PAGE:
0_1024x1024Hollandspiele has a unique production model that I characterize as “professional print-n-play.” This is a bit unfair as the components are far from home-made and quite good. That said, I do have a few thoughts on the various parts:

  • Box – I like the simple artwork. The box art is a wrap-around sticker that did have a few air bubbles along the edges, but nothing that a quick thumb-press could not work out. Opening the box releases a distinctive smell, or as I call it, “A whiff of Hollandspiele.” This smell is addressed in the Hollandspiele FAQ and doesn’t bother me; indeed, I feel it is part of the brand.
  • Rulebook – Sixteen pages that break down into about 12 pages of rules, three (3) pages of a sample game turn, and an Extended Sequence of Play on the back page that easily serves as a player aid. The rules are generally well-written although I have to admit that it took me several readings of 8.4 Hold (Loyalists Only) to really grasp how a Loyalist unit holding an area modifies the adjacency rules (5.3). Thank goodness the paragraph includes an example!
  • Counters – A half-sheet of counters (88) printed in muted pastels remind me a bit of the old SPI days of the 1970’s. I really like the thickness and they punch out cleanly. I do feel that a bit of an opportunity was missed with names. The lone Crown Leader counter is Cornwallis and, if captured, results in an immediate Patriot victory. It would of been nice to see Cornwallis named on the counter instead of the plain generic symbol. Similarly, the South Carolina Militia has a leader that represents “The Swamp Fox,” It even has its own rule (8.5 The Swamp Fox). Yet the counter is a head with the initials “SC” for South Carolina on it. Once again, naming the counter could of added just a bit more theme and furthered immersion into the both the game and theme.
  • Map – The map by Ania Ziolkowska is beautiful and very appropriate to the time period represented. It even has lines of latitude and longitude along the edges. One curiosity is the multiple gray dots that appear on the map. Each is unlabeled and I “think” they are towns but they are not used in any way nor do they directly relate to Cities, Forts, or Areas. Not a real negative but a bit of a distraction for me. Make sure you check out Ania’s YouTube page on how she makes maps for Hollandspiele.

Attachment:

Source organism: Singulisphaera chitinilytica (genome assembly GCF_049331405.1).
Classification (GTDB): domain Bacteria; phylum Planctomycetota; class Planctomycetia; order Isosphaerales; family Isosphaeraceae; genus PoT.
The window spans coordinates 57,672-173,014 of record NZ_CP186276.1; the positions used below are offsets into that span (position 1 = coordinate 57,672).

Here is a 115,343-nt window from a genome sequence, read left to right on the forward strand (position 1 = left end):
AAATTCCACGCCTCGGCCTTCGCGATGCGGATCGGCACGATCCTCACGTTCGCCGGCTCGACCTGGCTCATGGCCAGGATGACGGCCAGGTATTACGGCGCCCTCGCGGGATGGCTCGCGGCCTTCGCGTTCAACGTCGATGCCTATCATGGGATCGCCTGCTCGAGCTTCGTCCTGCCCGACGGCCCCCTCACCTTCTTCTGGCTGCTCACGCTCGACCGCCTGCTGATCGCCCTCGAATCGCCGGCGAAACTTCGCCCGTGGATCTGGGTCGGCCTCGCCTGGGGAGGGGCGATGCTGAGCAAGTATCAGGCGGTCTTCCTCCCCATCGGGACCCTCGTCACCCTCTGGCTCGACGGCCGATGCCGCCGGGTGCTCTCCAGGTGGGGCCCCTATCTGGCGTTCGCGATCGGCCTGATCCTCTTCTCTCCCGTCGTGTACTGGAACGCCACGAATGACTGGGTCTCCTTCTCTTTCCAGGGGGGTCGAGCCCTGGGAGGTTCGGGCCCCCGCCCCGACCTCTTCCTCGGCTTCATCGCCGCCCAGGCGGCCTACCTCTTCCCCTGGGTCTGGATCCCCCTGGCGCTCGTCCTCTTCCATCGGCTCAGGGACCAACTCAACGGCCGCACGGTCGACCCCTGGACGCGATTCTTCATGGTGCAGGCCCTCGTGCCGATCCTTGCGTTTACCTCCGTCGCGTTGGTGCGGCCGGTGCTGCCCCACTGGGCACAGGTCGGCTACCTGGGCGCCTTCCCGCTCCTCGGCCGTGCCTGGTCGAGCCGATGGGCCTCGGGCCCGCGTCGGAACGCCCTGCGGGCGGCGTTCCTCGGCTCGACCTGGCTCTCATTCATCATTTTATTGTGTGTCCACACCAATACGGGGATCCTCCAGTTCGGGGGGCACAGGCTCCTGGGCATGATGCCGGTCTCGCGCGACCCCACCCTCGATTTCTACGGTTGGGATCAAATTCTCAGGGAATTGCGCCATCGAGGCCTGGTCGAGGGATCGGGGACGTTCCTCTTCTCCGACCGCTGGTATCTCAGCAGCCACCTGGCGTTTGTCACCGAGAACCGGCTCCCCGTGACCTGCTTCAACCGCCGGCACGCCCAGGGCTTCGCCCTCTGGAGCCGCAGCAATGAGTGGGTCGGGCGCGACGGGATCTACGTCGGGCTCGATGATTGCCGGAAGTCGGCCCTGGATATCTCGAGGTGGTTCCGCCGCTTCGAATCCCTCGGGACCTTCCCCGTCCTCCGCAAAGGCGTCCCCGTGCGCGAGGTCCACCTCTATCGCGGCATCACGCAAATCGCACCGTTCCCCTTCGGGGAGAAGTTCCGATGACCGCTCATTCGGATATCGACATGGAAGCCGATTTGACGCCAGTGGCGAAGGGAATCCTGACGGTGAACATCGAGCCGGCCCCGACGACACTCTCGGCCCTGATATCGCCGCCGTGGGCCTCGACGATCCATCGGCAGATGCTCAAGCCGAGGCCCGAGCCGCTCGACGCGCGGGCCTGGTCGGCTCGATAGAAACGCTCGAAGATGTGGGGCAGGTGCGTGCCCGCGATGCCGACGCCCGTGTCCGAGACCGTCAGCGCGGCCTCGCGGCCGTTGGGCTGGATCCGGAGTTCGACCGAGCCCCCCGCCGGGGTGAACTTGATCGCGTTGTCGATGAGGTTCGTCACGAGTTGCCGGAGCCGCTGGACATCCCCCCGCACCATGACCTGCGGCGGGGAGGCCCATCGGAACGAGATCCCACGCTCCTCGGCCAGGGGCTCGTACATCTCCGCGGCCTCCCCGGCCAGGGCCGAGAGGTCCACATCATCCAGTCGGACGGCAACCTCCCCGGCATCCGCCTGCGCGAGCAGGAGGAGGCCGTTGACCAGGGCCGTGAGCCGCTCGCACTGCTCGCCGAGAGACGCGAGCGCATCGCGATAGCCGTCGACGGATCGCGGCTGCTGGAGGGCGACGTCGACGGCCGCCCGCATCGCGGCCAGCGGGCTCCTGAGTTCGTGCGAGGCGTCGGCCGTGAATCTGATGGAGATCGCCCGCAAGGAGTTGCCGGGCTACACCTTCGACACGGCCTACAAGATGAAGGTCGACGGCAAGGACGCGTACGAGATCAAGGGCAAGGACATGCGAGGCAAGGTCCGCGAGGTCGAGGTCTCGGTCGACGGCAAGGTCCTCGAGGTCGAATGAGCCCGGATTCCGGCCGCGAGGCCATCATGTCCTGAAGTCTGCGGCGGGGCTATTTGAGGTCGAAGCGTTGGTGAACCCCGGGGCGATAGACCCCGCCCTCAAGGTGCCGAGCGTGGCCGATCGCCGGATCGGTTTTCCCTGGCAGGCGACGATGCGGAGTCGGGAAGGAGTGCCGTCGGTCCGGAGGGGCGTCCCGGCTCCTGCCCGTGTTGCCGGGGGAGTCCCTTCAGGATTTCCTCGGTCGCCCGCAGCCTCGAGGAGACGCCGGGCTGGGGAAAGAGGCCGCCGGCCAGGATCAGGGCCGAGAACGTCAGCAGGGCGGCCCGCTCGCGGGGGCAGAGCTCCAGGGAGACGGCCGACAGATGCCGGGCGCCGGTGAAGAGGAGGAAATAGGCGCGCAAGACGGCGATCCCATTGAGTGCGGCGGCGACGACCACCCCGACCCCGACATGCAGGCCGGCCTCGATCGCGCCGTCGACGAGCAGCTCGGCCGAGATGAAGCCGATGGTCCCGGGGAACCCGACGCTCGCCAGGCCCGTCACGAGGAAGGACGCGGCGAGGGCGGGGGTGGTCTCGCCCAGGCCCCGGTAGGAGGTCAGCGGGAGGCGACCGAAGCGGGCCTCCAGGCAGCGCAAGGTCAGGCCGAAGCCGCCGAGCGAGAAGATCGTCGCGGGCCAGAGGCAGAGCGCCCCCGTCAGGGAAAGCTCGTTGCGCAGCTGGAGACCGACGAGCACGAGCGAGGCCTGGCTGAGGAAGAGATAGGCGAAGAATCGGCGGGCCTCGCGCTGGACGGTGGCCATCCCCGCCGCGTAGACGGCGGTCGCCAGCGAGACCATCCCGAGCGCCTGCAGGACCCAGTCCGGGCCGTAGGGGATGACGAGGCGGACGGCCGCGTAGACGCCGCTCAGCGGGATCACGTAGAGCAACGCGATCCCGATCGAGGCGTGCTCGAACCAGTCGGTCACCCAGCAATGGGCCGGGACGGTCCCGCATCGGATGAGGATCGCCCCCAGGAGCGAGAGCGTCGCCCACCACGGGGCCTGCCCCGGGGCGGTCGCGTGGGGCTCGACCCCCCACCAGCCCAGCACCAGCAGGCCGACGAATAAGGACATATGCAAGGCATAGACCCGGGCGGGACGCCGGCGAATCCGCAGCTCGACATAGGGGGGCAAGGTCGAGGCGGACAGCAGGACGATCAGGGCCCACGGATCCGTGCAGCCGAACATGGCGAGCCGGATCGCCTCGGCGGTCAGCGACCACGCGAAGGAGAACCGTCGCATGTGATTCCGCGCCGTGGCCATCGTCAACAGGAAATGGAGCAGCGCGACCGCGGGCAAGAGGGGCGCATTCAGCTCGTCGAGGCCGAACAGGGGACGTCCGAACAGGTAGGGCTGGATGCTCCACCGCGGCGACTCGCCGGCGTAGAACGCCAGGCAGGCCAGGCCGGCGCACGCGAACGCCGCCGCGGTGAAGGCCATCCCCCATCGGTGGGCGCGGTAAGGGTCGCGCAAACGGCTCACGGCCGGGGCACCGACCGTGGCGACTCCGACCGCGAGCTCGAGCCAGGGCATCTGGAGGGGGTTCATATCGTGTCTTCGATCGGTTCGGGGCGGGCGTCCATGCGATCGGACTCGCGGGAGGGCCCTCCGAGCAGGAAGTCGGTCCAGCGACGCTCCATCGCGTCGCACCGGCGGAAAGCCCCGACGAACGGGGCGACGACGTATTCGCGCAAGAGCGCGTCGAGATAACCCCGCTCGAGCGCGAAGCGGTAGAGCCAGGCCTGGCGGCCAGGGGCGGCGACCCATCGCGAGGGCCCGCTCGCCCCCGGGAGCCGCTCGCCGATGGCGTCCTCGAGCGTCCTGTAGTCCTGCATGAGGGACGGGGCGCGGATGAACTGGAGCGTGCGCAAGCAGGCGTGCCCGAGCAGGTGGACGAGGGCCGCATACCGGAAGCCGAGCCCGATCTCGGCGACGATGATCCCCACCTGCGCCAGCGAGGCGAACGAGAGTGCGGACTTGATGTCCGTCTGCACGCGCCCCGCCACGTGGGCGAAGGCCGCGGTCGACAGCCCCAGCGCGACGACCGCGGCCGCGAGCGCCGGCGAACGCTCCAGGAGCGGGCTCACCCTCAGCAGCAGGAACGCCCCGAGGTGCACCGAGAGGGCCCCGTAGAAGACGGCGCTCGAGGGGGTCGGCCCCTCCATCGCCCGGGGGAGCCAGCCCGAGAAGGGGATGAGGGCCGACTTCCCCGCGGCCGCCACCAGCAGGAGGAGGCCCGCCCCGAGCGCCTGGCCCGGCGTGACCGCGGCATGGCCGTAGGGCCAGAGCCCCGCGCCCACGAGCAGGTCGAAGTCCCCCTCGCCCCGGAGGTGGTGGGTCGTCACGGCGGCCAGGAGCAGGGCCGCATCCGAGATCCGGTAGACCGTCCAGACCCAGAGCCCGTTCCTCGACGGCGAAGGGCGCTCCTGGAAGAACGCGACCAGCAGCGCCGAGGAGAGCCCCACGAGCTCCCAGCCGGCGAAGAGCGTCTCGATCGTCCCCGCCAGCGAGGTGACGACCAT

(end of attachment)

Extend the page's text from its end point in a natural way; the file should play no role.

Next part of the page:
Conclusion

As I have already stated, The Southern Strategy is another Simply Complex game that I am enjoying. Having played it once already, I can see that although I can easily comprehend the rules the strategy needed to win is yet to be discovered. I think I am going to enjoy trying various strategies and gambits with this game. I also look forward to playing this game in July as part of my “Month of Independence Gaming.”

Featured and in-line images courtesy Hollandspiele Games.

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3 thoughts on “#FirstImpressions – Supply Lines of the American Revolution: The Southern Strategy (@hollandspiele, 2018)

  1. These two games really interest me. I’m reading a book on the French and Indian War right now and some of the most interesting aspects are how they managed to get supply lines through the wilderness.

      1. I’m reading: https://www.amazon.com/gp/product/B000N0WTT2/ref=x_gr_w_glide_bb?ie=UTF8&tag=x_gr_w_glide_bb-20&linkCode=as2&camp=1789&creative=9325&creativeASIN=B000N0WTT2&SubscriptionId=1MGPYB6YW3HWK55XCGG2

        The French and Indian War is becoming one of my favorite conflicts to read about. The idea of the North East being a vast wilderness filled with hostile Indian nations is such an understated and under discussed part of American history. This of course might be because I grew up in California and the NE might as well be a foreign country to us.